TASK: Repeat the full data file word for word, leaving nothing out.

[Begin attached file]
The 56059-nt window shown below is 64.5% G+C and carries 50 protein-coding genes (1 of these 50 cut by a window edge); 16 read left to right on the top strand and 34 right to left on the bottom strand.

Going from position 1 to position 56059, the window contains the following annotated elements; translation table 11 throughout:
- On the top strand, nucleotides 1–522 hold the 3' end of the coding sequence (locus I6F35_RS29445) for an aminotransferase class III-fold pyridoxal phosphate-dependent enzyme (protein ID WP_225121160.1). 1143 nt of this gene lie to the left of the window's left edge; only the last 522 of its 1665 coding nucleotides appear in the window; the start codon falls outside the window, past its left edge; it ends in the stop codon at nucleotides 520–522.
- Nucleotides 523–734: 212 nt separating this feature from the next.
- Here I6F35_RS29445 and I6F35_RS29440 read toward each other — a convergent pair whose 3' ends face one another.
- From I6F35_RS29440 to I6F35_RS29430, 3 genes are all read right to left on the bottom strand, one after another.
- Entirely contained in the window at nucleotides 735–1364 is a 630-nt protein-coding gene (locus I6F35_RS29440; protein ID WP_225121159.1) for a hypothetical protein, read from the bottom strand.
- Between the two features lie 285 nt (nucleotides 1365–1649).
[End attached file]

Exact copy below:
The 56059-nt window shown below is 64.5% G+C and carries 50 protein-coding genes (1 of these 50 cut by a window edge); 16 read left to right on the top strand and 34 right to left on the bottom strand.

Going from position 1 to position 56059, the window contains the following annotated elements; translation table 11 throughout:
- On the top strand, nucleotides 1–522 hold the 3' end of the coding sequence (locus I6F35_RS29445) for an aminotransferase class III-fold pyridoxal phosphate-dependent enzyme (protein ID WP_225121160.1). 1143 nt of this gene lie to the left of the window's left edge; only the last 522 of its 1665 coding nucleotides appear in the window; the start codon falls outside the window, past its left edge; it ends in the stop codon at nucleotides 520–522.
- Nucleotides 523–734: 212 nt separating this feature from the next.
- Here I6F35_RS29445 and I6F35_RS29440 read toward each other — a convergent pair whose 3' ends face one another.
- From I6F35_RS29440 to I6F35_RS29430, 3 genes are all read right to left on the bottom strand, one after another.
- Entirely contained in the window at nucleotides 735–1364 is a 630-nt protein-coding gene (locus I6F35_RS29440; protein ID WP_225121159.1) for a hypothetical protein, read from the bottom strand.
- Between the two features lie 285 nt (nucleotides 1365–1649).